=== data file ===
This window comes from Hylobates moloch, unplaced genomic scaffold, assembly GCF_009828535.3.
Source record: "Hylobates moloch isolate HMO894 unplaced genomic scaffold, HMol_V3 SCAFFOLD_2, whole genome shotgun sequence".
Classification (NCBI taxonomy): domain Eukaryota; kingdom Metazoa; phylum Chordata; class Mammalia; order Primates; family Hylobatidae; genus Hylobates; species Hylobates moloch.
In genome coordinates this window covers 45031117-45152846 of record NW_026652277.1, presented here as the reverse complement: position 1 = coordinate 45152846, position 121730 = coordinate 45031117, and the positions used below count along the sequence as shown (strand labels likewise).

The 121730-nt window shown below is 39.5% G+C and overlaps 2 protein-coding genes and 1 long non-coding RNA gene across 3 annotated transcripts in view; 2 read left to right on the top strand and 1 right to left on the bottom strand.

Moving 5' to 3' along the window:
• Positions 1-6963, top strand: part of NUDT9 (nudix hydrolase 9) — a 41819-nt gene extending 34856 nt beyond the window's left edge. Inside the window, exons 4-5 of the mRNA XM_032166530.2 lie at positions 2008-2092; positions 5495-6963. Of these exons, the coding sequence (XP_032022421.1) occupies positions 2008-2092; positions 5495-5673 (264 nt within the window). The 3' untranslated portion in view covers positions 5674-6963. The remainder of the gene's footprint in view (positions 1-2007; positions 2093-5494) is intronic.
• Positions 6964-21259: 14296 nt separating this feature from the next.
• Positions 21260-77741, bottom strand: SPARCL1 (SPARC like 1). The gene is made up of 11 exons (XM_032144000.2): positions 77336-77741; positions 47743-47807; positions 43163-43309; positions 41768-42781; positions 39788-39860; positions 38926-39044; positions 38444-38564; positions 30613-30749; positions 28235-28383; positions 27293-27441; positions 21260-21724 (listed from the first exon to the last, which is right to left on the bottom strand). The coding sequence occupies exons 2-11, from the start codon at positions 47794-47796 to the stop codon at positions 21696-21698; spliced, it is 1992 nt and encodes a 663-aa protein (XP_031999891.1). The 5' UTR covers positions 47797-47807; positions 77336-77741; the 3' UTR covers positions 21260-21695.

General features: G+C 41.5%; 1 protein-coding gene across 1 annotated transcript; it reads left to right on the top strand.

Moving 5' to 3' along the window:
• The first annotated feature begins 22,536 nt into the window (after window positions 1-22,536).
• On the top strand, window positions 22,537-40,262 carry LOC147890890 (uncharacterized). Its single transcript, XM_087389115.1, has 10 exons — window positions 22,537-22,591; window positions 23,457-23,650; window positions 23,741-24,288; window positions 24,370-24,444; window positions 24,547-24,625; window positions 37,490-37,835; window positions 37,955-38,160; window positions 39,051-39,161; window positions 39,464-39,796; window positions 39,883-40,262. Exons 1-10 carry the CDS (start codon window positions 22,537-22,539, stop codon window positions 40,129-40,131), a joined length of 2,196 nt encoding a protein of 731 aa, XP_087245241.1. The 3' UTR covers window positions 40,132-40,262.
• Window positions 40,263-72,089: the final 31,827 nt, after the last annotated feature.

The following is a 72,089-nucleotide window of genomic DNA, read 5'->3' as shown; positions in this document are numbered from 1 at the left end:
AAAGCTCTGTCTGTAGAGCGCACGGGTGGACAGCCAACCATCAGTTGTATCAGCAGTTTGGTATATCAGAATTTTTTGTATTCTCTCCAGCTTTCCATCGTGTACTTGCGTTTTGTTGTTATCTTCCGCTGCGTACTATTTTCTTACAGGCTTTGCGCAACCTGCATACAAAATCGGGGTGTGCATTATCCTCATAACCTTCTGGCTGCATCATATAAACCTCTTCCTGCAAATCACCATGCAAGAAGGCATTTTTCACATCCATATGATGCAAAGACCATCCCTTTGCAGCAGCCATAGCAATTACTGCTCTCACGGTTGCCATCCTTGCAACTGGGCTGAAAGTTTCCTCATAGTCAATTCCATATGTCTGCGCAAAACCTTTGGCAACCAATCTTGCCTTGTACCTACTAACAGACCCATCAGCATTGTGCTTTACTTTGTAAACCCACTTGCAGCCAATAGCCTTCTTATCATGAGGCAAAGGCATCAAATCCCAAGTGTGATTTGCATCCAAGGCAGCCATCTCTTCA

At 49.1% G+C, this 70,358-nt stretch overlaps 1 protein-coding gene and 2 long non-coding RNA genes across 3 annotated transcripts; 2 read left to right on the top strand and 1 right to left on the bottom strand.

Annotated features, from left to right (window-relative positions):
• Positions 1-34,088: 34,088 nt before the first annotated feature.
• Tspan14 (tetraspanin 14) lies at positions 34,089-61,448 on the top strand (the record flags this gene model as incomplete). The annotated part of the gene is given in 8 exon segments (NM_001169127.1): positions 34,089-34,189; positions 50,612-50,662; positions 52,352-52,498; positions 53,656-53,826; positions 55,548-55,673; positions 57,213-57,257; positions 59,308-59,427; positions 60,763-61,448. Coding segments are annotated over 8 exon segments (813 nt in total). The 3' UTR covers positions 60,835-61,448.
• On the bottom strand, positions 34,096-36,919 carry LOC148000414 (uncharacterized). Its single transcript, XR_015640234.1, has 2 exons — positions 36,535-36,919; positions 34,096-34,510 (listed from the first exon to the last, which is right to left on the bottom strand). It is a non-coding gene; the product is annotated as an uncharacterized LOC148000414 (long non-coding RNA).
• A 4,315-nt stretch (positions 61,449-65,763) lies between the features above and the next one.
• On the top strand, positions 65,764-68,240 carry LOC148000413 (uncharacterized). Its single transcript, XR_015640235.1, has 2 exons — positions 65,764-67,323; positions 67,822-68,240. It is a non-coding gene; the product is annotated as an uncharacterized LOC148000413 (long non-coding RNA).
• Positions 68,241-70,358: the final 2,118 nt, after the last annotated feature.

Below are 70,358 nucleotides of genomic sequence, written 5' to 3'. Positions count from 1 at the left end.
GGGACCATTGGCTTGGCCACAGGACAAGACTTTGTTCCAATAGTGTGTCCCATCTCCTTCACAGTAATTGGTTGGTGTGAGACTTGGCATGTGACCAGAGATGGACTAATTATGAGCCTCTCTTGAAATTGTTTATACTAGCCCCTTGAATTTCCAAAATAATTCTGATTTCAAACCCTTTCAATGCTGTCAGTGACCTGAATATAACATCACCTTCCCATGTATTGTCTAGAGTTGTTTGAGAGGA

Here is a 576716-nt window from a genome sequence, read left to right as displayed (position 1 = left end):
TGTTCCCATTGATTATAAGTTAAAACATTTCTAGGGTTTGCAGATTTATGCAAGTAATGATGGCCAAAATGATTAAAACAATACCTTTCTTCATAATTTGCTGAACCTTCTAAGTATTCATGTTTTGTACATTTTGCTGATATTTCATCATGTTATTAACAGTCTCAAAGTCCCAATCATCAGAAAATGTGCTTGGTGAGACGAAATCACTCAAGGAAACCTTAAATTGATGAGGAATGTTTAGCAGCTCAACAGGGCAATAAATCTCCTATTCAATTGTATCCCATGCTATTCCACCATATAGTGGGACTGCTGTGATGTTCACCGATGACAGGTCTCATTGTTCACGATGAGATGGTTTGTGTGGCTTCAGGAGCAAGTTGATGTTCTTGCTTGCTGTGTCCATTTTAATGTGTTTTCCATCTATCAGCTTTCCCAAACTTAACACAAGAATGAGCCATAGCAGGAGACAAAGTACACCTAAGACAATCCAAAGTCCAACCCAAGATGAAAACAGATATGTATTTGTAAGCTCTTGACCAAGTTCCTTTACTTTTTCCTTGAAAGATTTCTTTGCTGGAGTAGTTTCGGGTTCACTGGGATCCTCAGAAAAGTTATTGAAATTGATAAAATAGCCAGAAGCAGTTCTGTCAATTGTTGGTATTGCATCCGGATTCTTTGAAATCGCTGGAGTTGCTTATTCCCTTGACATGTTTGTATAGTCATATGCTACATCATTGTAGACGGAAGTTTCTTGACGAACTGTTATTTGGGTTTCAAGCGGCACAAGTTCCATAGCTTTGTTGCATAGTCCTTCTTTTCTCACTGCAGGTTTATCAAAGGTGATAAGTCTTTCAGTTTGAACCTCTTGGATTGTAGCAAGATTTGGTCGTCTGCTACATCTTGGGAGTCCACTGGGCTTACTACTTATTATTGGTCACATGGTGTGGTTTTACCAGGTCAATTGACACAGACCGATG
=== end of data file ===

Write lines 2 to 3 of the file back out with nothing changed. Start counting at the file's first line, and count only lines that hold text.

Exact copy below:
Source record: "Hylobates moloch isolate HMO894 unplaced genomic scaffold, HMol_V3 SCAFFOLD_2, whole genome shotgun sequence".
Classification (NCBI taxonomy): domain Eukaryota; kingdom Metazoa; phylum Chordata; class Mammalia; order Primates; family Hylobatidae; genus Hylobates; species Hylobates moloch.